Elected officials and other dignitaries Saturday morning celebrated the rededication of the recently restored Historic Westside School.
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The future doctor, in light blue scrubs, and her more experienced counterpart in dark blue worked through a patient’s scans at CampMed, a program for ninth-graders interested in a medical career.
It could be a week, two weeks or months before the Nevada Supreme Court issues its rulings on two constitutional challenges to a school choice law seen as the most ambitious school choice law in the nation.
Both sides of the debate on a school-choice law passed by the 2015 Nevada Legislature came away optimistic from the pointed questions asked Friday during two state Supreme Court hearings over the controversial measure’s constitutionality.
Hoisting signs and shouting into loudspeakers, about 400 protesters faced off Friday at the downtown Regional Justice Center over a pair of Nevada lawsuits whose future might further roil a national debate on school choice programs.
Sparks flew between a Clark County School Board member and a top Republican lawmaker in the closing moments of a town hall meeting Thursday to gather feedback on a plan to reorganize Nevada’s largest school district.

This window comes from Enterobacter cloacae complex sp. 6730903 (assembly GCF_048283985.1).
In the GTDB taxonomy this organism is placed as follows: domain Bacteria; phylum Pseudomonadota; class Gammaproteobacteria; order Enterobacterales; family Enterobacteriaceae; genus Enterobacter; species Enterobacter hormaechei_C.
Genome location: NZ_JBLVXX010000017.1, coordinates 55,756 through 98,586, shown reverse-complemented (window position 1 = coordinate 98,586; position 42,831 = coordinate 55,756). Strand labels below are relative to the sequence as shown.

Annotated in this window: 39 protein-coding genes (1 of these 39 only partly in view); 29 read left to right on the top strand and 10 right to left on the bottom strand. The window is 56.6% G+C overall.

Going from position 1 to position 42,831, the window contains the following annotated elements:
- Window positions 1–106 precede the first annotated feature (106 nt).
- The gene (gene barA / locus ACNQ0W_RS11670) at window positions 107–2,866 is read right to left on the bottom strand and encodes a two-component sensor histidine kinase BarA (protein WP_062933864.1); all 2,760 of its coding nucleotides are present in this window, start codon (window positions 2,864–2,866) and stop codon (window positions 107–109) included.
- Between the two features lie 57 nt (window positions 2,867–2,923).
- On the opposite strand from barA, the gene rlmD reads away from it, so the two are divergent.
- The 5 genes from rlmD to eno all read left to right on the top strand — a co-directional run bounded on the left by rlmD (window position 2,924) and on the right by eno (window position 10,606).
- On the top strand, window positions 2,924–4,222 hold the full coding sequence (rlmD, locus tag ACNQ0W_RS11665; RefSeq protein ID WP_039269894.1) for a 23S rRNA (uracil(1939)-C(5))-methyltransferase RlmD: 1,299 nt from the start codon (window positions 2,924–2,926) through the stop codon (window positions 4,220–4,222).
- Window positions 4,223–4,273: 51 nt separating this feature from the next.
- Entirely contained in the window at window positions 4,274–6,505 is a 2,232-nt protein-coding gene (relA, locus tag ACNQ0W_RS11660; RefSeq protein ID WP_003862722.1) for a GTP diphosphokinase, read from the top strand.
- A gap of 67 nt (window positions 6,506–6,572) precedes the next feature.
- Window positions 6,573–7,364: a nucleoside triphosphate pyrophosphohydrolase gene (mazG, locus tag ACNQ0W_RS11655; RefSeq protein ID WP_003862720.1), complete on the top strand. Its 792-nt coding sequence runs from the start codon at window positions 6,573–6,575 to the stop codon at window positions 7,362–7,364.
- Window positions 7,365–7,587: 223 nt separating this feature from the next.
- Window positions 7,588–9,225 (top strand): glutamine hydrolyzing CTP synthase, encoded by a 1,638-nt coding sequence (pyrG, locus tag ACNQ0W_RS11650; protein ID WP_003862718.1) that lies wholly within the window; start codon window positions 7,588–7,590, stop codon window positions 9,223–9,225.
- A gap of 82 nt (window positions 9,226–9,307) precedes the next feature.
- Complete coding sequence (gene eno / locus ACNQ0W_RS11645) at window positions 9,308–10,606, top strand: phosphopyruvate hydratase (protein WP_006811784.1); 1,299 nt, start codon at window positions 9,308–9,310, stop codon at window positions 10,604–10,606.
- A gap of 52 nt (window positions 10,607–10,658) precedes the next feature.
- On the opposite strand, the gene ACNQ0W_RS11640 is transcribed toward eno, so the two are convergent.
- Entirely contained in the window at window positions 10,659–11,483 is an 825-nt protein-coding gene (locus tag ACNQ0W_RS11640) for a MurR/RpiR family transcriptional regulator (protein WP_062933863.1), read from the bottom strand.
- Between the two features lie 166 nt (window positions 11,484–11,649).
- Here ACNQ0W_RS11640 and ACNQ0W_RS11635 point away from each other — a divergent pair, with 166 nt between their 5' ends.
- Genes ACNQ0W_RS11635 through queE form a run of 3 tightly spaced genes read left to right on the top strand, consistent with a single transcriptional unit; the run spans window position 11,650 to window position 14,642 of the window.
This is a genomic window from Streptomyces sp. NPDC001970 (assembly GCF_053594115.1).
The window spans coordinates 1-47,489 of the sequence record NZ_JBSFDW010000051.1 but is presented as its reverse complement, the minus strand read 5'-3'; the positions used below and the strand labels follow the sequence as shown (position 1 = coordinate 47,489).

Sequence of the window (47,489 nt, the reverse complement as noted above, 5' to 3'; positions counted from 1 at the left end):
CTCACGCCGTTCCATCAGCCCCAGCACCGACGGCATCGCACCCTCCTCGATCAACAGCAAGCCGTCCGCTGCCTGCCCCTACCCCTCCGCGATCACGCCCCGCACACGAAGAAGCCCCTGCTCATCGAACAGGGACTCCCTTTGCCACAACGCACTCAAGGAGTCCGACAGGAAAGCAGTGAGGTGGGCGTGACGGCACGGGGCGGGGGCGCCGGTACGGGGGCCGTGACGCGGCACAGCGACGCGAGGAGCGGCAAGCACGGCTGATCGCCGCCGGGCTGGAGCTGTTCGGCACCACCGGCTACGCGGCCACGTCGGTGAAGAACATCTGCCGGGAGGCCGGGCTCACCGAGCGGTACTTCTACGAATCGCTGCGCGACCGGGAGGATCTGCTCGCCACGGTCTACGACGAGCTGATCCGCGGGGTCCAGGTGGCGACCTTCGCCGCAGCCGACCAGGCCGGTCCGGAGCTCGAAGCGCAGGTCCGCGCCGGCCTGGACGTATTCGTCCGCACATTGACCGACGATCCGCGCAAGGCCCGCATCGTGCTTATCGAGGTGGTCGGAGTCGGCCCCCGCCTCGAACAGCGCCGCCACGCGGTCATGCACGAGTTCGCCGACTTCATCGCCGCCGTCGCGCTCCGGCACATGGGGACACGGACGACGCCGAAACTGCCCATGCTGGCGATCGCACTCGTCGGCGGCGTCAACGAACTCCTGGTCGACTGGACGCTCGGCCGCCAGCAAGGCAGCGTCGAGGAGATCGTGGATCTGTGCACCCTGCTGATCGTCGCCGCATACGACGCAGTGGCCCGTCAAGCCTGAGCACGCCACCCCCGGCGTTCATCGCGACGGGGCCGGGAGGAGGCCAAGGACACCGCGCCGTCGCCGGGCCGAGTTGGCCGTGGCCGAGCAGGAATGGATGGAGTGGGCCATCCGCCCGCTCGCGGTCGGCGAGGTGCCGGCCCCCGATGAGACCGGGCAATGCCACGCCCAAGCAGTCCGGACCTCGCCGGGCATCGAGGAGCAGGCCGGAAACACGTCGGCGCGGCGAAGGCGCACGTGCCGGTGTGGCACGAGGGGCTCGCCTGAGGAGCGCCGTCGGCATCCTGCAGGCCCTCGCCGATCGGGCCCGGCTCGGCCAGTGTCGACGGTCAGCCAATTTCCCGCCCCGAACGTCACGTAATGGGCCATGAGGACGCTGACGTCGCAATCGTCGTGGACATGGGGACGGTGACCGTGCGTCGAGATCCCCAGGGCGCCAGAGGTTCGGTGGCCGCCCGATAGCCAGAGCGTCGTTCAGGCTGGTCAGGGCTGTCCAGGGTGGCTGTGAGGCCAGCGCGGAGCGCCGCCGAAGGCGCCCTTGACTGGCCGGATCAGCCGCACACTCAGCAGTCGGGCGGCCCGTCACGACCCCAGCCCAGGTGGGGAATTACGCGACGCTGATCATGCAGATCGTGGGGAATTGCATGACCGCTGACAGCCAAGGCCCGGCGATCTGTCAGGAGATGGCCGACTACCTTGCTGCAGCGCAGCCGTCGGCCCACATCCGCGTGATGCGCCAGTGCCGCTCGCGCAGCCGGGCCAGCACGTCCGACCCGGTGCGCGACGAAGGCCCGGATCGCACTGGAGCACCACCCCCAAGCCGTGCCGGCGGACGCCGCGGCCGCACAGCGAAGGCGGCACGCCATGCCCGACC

A Clark County School District student wrote to View Neighborhood Newspapers, saying, “I’m writing this directly to parents because I don’t think writing essays at school, or putting up posters, or attending assemblies about bullying is working.”
Walking around Henderson, Sue Smuskiewicz is reminded of the legacy her husband, Dennis Leonard Smuskiewicz, left behind. For 31 years, Dennis taught, coached, tutored and mentored students at Basic High School, 400 Palo Verde Drive.
If there’s anything supporters and critics of school choice can agree on, it’s the likelihood that a pair of state Supreme Court hearings on Friday will have an impact on public education beyond Nevada’s borders.
By a vote of 4-0, the trustees present at the Wednesday meeting agreed to wait until the entire board convenes for an Aug. 3 work session before they make a final decision that will impact the health, dental, vision, life and disability insurance benefits for nearly 12,000 employees.